As Much as 11.5 Times the Risk

However, before the most recent study, the specific relationship between sleep deprivation and crash risk had not been quantified.

This new study quantifies crash risk based upon relative levels of sleep deprivation.

First, researchers calculated the crash risk of motorists who slept seven hours or more during the previous 24 hours. Then, they compared crash risks at various levels of sleep deprivation. It turns out that crash risk rises exponentially with significant sleep deprivation:

  • 6-7 hours of sleep = 1.3 times the crash risk
  • 5-6 hours of sleep = 1.9 times the crash risk
  • 4-5 hours of sleep = 4.3 times the crash risk
  • <4 hours of sleep = 11.5 times the crash risk

The results are dramatic. Crash risk rises 430 percent of more among drivers who sleep just two hours less than the 7-hour standard. And, the study calculates that those with less than four hours of sleep see their risk of a crash increase by 1,150 percent.

Such levels of increased risk associated with substantial sleep deprivation approach those of legal drunk drivers. In a University of Chicago study entitled How Dangerous are Drunk Drivers, lead researcher Steven D. Levitt concludes, “Drivers with alcohol in their blood are seven times more likely to cause a fatal crash; legally drunk drivers pose a risk 13 times greater than sober drivers.”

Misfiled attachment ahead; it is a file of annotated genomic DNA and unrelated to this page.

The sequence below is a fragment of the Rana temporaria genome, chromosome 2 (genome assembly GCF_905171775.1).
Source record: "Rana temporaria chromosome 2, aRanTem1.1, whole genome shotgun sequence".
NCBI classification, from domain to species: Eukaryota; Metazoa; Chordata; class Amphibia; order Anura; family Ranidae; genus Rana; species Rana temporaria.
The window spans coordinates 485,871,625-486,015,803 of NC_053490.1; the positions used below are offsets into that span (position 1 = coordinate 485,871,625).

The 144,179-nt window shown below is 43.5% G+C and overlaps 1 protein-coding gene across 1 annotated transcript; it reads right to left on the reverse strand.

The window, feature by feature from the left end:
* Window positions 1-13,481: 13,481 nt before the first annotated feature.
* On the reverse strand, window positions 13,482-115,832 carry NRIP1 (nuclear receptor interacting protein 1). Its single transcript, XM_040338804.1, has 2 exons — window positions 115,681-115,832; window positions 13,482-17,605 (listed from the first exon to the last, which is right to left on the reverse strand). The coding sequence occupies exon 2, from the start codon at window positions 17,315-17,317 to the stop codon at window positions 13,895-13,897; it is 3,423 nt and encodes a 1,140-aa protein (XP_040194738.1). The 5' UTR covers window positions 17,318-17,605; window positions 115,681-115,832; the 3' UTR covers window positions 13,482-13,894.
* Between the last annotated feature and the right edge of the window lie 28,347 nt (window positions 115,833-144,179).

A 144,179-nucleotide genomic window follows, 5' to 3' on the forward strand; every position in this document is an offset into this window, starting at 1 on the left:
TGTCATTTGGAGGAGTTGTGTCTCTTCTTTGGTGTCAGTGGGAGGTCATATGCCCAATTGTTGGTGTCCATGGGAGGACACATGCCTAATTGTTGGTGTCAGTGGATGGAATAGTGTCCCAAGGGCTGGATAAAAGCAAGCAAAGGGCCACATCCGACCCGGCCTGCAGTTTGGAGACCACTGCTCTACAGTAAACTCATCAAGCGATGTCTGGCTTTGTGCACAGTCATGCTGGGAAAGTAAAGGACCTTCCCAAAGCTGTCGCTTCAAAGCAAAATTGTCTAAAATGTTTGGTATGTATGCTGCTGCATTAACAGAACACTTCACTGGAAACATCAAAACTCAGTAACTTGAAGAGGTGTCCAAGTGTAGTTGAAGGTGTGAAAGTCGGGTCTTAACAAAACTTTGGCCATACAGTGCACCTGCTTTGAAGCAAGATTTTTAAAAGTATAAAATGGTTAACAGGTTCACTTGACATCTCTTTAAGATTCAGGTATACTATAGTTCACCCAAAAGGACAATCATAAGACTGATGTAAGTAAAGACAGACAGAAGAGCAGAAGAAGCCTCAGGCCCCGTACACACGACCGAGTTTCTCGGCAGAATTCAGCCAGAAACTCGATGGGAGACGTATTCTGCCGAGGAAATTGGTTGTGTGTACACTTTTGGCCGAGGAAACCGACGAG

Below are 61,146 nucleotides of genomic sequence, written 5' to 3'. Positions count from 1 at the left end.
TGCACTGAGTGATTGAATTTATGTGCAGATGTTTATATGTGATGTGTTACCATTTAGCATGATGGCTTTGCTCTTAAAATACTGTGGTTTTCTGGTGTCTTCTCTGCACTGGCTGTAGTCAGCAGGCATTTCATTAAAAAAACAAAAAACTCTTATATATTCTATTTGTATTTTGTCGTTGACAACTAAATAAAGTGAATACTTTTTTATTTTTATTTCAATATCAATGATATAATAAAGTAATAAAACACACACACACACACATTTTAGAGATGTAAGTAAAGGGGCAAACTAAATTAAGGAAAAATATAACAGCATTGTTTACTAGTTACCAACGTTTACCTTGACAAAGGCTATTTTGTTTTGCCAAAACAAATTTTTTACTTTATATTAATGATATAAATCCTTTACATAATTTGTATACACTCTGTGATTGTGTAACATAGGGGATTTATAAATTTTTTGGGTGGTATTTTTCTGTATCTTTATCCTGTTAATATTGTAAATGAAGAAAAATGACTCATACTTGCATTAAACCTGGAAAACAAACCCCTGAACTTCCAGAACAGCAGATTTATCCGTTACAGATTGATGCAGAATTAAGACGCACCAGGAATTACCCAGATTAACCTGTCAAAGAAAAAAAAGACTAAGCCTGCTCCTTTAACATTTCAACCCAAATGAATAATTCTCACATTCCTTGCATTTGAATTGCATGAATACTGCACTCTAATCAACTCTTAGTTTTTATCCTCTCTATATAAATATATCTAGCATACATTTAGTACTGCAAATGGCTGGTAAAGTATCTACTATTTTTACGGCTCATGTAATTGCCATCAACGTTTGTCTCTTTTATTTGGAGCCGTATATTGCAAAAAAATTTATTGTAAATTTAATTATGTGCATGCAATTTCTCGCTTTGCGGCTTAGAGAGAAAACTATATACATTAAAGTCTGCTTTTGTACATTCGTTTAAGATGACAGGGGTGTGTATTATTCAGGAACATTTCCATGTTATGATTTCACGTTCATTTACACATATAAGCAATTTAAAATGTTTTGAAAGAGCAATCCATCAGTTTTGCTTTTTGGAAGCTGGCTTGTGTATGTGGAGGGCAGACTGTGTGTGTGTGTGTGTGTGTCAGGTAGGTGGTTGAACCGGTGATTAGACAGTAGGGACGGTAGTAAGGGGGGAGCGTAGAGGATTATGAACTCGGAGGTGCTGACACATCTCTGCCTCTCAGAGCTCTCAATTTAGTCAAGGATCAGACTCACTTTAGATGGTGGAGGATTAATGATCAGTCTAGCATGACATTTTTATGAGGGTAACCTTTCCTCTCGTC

Drowsiness Impacts Driving Skills

Why exactly is it statistically more likely that a sleep-deprived driver will get into a wreck? Drowsy driving adversely impacts motorists in serious ways. They often experience reductions in:

  • Alertness
  • Reaction time
  • Judgment
  • Attention
  • Decision-making 

According to NHTSA’s FARS database, for the half-decade ending 2009, an annual average of 83,000 police-reported crashes were attributed to drowsy driving, including an average of 37,000 accidents with injuries and an average of 886 fatalities. However, some studies suggest that drowsy driving is under-reported following crashes. Previous AAA research estimates that seven percent of overall crashes, 13 percent of crashes causing injuries requiring hospital admission and 21 percent of fatal crashes involve drowsy drivers.

Fatigue and Negligence 

Drowsy driving often constitutes evidence of negligence. When a person is a victim of a fatigued trucker’s negligent conduct, it is often possible to seek compensation for medical expenses, pain, suffering, lost wages and more. Survivors of those killed often seek monetary damages for burial expenses and loss of companionship as well. Trucking firms that make undue demands on drivers may be held responsible for such conduct when an accident leads to injury or death. 

If you or a family member is a victim of negligent truck driving, it is possible to review the details with an attorney focused on relevant aspects of the law. Our firm provides an initial consultation at no cost to you. We fight hard to get our clients the full compensation they deserve under all applicable laws. To learn more about our legal services, please contact us